Help. It doesn’t have to be a dirty word
As successful business women, many of us have learned to work hard, overcome adversity, fight our corner and beat the odds. We’re hard wired to want to do things on our own and earn our success independently.
As mothers we have been taught that we are unbeatable. We’ve created life, we’ve grown a human, we’ve made a whole new person! We’re strong, we’re miraculous. We can do anything.
But does the ability to do anything mean that we have to do everything?
Let’s face it, we’d all like to be winning in work, getting that promotion, climbing the ladder. But then we’d also like to be Nigella Lawson in the kitchen, Mrs Hinch around the home and don’t forget Mary Poppins with the kids. At the end of the day (and what a long day that would need to be) “Practically perfect in every way” just isn’t, well… practical.
Spreading yourself too thin and worrying about not doing enough, is one of the biggest stresses in a professional mom’s life. The guilt of a full laundry basket, the breakfast bar in the school lunch box or the story you were just too tired to read at bedtime, can embed itself in the back of your mind and nag at you for the whole day.
Is it time to give yourself permission to not be perfect? To leave some tasks unfinished? To simply ask for help?
Why are we so reluctant to admit that we need help? Hang on, why do we need to “admit” anything at all? Needing help is not a sin, it doesn’t require confession. As professionals we can be reluctant to ask for help because it can feel like we’re conceding defeat, that the task has got the best of us, that we’re failing. Asking for help requires us to display a chink in our armour and open ourselves up to judgement and possibly rejection. As a mom we’re used to being the one that everyone turns to when they need help, we’re the person who fixes the problem, who has all the answers and who knows what to do. Moving out of that role can feel wrong and uncomfortable.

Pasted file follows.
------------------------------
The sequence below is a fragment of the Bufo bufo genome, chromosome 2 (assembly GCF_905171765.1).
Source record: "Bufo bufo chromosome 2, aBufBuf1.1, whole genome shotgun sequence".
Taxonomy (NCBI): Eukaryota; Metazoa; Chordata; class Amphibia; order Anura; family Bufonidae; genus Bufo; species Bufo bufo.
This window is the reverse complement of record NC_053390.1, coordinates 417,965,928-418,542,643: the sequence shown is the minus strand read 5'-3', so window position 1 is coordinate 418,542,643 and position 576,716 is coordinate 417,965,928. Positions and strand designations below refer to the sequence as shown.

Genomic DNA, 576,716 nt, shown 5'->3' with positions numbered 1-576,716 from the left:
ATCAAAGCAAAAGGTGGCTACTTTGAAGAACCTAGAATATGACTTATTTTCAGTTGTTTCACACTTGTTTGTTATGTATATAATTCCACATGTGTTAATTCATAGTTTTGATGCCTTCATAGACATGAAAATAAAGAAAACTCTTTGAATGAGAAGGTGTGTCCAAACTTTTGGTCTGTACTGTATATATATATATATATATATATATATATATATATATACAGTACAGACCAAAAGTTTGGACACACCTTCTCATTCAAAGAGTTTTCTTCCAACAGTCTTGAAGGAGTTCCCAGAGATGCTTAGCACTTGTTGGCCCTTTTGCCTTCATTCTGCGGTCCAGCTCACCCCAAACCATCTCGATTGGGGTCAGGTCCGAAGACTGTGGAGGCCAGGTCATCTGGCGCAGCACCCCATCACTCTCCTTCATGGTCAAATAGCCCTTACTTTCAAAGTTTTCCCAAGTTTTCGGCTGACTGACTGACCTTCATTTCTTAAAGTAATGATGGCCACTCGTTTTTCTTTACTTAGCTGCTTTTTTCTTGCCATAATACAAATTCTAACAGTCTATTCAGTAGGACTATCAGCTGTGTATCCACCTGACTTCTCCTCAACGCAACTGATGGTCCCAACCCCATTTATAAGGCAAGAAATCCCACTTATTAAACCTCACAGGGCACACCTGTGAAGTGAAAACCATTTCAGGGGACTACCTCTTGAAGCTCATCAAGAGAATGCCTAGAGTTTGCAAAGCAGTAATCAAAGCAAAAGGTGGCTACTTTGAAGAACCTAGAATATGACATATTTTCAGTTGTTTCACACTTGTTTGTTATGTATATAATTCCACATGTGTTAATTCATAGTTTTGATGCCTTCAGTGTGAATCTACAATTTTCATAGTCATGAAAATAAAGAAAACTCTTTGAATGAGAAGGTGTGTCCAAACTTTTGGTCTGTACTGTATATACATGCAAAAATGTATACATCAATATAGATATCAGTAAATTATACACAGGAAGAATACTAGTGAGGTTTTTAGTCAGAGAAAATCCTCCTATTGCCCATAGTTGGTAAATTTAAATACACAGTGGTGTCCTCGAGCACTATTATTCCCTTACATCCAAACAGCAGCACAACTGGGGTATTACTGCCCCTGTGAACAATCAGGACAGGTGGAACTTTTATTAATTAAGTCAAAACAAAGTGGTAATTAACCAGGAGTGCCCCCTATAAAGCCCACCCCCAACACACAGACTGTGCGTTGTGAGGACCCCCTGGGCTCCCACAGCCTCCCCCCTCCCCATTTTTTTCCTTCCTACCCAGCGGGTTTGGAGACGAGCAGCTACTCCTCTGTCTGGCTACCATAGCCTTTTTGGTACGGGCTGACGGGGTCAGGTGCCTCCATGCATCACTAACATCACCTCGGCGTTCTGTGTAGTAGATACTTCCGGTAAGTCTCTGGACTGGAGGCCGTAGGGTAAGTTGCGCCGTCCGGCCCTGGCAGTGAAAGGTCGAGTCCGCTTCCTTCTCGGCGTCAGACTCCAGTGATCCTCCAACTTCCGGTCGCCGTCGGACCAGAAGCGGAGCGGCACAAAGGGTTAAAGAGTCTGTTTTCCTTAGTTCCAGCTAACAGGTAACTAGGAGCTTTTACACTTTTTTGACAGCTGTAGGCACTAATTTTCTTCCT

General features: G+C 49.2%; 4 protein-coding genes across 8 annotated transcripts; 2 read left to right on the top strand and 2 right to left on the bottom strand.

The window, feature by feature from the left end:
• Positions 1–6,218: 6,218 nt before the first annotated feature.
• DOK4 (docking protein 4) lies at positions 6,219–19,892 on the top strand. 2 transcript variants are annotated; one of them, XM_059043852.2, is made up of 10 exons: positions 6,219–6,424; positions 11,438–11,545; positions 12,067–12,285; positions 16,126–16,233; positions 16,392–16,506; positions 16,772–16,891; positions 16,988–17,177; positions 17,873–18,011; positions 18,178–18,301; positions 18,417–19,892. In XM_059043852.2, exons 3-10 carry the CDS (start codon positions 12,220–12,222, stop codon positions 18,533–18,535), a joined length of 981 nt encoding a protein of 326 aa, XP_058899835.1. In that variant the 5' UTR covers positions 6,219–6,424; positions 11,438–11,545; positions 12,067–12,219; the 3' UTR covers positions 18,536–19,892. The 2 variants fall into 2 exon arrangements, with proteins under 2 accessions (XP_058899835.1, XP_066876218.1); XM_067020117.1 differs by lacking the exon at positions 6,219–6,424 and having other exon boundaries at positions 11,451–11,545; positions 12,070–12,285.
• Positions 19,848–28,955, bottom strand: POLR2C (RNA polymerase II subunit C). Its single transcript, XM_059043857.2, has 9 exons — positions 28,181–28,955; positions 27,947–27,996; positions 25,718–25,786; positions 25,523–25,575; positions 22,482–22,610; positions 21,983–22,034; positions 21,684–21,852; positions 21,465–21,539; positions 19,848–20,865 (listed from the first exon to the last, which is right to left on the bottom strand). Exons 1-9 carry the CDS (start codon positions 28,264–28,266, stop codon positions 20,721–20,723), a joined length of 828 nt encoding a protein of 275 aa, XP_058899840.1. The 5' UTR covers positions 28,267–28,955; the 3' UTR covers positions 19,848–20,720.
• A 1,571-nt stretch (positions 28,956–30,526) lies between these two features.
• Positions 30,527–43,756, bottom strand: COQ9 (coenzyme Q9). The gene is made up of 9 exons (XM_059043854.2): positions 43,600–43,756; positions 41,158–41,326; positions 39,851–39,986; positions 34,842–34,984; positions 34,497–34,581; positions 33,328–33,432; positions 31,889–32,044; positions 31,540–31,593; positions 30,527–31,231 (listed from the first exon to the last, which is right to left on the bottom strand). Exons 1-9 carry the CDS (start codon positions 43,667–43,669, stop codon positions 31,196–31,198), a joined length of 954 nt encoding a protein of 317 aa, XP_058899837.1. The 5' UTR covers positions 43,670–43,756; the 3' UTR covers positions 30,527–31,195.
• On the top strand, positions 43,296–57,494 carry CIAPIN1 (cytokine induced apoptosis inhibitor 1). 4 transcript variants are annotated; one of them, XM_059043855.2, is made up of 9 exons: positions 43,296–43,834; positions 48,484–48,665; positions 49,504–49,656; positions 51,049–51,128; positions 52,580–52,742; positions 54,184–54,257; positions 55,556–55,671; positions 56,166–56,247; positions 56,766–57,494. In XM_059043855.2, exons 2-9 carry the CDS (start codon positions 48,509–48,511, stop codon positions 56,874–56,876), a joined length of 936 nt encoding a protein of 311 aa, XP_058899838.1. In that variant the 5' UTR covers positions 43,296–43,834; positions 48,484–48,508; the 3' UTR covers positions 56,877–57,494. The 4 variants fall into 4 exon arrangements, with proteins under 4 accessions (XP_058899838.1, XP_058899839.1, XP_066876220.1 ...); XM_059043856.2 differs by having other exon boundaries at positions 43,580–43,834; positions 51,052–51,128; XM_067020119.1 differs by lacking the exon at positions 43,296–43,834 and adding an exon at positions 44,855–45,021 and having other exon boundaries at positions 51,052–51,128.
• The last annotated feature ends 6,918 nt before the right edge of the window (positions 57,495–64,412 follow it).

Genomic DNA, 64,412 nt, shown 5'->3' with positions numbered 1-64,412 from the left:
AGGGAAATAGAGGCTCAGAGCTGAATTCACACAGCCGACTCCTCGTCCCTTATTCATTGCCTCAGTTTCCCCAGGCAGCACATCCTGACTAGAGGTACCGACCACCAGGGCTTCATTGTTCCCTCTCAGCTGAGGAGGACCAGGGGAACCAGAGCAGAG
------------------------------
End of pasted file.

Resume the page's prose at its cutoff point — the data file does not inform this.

But asking for help isn’t surrender, it’s a strategic move, designed to help you to navigate the work/life balance and streamline your time. Think about the areas in life where you could do with some help? Is it staying on top of housework? Maybe it’s time to invest in a cleaner. Even if it’s only for a few hours every month, it could really make a difference.
Is your dirty clothes pile out of hand? Your local laundry is there to help. Fill up a black bag and forget about washing and folding this week. Are you under pressure to get home from work to get your daughter to training? Ask another parent to help with the drop off. Don’t worry, there’ll be plenty of opportunities to pay them back.
We need to treat asking for help at home the same way we do when we’re at work. Except at work we call it delegation. Choose those tasks that are overwhelming, that you never seem to get round to, that you can’t manage to fit into your schedule no matter how hard you try (or that you simply just hate doing) and ask someone else to do it. Your partner, your sister, your mom, even your children, if they’re old enough.
Asking for help is not an acknowledgement of failure and we need to stop viewing it as such.
As clinical psychologist, Anne Wilson Schaef said “Asking for help does not mean that we are weak or incompetent. It usually indicates an advanced level of honesty and intelligence.”
So maybe it’s time to stop and think, not “can I do more?” Not “can I do better?” But “what can someone else do for me?” It’s time to stop going it alone, it’s time to stop pushing for perfect. Help is out there. All you have to do is ask.